When you move outside a global organization, however, there is more of a chance that you're going to get approached in this way. My attitude to this stuff was, "Don't be ridiculous. I'm not going to participate." If you make that totally clear from day one, both in your dealings with your subordinates and externally, then they know it's not worth bothering you because you've made your attitude known.

But you are under enormous pressure. You have the head office say you have to roll out so many outlets in a short period of time and then you have somebody in some local authority with their hand out.

My predecessor at Citibank said to me: "If you dance a waltz with the devil you end up dancing the tango." Frankly, you only get involved in this stuff if you allow yourself to get involved in it. For 16 years, I have been aware of people wanting me to get involved, but it's never got past my front door.

Q: What's the most important piece of advice you would give a foreign investor?

A: Pick your partner. This is a complex environment where the difference between success and failure is the ability to execute. That means that you need people at your side who understand the market.

Russians play chess. When they move pawns it doesn't mean that's what they are moving. Or it doesn't necessarily mean that that's the game in hand. Westerners who aren't used to this environment take certain developments at face value, but they have to understand that it's part of a longer game. Particularly at the higher levels of Russian business, sacrifices are made, alliances are made, developments around people may appear negative but they are simply being repositioned to reappear at a future moment. This a highly sophisticated, complex form of gamesmanship. It has taken me 16 years to understand that I will never really understand the way this works.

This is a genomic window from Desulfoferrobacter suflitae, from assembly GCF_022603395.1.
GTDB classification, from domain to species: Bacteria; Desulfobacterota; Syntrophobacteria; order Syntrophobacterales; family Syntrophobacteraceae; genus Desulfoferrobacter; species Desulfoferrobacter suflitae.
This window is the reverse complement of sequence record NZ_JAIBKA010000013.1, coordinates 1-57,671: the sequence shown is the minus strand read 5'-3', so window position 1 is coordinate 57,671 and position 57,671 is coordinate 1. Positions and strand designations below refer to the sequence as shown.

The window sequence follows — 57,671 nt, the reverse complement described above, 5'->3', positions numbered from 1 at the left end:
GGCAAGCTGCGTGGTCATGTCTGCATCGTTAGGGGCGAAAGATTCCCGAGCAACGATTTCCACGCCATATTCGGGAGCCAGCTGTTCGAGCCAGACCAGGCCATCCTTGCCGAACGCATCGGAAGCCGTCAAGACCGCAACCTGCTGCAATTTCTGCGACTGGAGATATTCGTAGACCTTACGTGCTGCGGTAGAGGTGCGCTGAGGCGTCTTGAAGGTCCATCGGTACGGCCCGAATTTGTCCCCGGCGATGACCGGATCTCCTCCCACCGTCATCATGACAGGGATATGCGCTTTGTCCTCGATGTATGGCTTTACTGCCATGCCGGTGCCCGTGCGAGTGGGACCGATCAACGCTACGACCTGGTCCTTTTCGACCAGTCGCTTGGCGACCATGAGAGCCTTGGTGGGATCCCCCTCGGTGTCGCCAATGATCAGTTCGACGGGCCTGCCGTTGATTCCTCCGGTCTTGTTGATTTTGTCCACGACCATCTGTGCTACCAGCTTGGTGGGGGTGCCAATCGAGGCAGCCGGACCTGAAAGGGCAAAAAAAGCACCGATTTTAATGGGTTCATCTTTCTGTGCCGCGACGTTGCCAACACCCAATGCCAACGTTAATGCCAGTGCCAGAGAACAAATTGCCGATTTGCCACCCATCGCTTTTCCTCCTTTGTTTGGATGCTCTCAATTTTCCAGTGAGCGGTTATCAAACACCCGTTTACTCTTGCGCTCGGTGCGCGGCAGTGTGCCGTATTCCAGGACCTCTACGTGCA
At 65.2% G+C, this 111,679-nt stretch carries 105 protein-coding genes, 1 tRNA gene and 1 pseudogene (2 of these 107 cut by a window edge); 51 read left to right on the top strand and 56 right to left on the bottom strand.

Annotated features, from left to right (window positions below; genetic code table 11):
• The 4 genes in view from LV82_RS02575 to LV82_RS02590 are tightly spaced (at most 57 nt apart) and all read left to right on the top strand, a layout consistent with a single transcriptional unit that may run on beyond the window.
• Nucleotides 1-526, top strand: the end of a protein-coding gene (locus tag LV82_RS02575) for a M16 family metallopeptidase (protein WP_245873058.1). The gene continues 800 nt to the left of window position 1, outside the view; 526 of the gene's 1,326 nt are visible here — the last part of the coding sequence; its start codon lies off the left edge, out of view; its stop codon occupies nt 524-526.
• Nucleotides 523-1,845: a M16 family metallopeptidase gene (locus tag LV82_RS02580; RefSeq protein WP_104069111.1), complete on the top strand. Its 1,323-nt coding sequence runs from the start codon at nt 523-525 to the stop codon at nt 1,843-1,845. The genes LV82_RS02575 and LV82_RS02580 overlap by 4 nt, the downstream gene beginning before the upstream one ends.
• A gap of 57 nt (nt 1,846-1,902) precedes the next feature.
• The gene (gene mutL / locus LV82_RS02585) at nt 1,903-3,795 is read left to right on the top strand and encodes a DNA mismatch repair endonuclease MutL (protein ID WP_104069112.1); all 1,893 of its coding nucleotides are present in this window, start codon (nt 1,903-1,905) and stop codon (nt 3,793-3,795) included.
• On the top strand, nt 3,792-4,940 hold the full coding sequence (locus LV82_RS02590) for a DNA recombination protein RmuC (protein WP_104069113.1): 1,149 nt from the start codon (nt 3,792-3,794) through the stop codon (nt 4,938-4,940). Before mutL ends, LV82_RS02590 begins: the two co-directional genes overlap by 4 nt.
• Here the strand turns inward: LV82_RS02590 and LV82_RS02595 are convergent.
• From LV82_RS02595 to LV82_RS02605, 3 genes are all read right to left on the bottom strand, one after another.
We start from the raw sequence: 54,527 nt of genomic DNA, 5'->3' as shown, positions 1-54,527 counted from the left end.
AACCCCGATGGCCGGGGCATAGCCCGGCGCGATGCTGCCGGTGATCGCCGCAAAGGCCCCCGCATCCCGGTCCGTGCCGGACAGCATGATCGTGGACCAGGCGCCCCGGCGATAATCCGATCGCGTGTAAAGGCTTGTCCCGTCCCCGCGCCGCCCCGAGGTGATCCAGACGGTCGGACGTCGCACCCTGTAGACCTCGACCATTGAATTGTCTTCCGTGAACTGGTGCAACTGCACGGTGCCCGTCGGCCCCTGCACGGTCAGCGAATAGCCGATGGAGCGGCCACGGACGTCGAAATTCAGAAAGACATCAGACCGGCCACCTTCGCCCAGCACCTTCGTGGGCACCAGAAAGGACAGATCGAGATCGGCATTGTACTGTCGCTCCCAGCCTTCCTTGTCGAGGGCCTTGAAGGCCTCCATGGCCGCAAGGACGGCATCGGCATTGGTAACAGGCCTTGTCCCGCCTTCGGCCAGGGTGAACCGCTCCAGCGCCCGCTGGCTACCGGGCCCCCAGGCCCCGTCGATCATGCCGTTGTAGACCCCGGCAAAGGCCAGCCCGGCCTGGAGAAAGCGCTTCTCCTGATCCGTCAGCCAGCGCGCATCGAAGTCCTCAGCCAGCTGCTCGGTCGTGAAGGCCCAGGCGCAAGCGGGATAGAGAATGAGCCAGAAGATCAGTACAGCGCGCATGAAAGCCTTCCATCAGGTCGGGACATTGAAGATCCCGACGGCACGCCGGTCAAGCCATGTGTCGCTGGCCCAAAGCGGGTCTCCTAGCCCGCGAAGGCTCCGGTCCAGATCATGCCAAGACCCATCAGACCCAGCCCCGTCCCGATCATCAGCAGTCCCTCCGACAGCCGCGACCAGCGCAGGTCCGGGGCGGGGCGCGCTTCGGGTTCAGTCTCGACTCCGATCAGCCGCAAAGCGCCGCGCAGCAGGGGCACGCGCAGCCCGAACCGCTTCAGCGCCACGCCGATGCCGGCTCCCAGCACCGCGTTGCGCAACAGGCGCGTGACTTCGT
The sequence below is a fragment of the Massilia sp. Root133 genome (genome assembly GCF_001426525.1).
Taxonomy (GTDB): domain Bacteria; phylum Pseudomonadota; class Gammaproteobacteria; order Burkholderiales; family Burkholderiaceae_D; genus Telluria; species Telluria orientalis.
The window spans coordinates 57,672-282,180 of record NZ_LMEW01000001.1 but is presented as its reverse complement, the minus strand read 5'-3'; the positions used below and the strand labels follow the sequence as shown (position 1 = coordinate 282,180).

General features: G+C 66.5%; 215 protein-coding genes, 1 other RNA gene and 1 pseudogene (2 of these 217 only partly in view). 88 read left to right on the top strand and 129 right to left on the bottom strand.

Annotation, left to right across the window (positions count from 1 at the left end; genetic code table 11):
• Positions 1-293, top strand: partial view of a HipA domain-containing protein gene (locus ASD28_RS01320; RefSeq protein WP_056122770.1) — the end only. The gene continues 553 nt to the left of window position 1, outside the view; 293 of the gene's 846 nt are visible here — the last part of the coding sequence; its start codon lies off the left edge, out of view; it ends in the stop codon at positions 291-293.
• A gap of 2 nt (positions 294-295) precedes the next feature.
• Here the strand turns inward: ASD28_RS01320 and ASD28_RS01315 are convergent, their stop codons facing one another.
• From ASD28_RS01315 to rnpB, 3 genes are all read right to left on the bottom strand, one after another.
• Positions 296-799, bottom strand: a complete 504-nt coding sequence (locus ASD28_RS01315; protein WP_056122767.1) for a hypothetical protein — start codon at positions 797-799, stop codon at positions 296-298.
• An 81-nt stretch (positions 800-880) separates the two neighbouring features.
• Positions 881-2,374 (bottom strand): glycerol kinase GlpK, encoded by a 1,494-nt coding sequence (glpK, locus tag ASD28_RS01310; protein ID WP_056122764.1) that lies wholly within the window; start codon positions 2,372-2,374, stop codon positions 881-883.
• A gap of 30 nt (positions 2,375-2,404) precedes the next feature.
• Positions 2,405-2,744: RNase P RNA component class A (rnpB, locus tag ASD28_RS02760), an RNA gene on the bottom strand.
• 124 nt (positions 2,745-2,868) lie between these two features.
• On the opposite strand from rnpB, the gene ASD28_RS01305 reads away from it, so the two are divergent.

One of the things I'd like to do with foreigners coming to Russia is to take them to the Gensin Academy of Music, one of the top music schools here, to listen to a group of 12-year old Russian kids rehearsing Shostakovich's 7th symphony, the Leningrad Symphony, and being explained the context [Editor's note: Written in 1941, Shostakovich's 7th symphony was performed in Leningrad the following year by a hastily assembled orchestra in defiance of the ongoing brutal Nazi siege during which millions perished.] in which that was written. You don't need to do much more. You see the Russian soul in stark relief.

Q: Under what circumstances might you leave Russia?

A: I did leave Russia; I left Russia in 1997. In my mind, I left in 2003 when the Khodorkovsky thing blew up and it didn't seem like there was a future. I left again in 2007 when Deripaska announced that I was stepping down and I didn't have another role, and I left in June 2010 after the HSBC decision to exit. And I'm still here! I will leave when Mother Russia has had her due with me.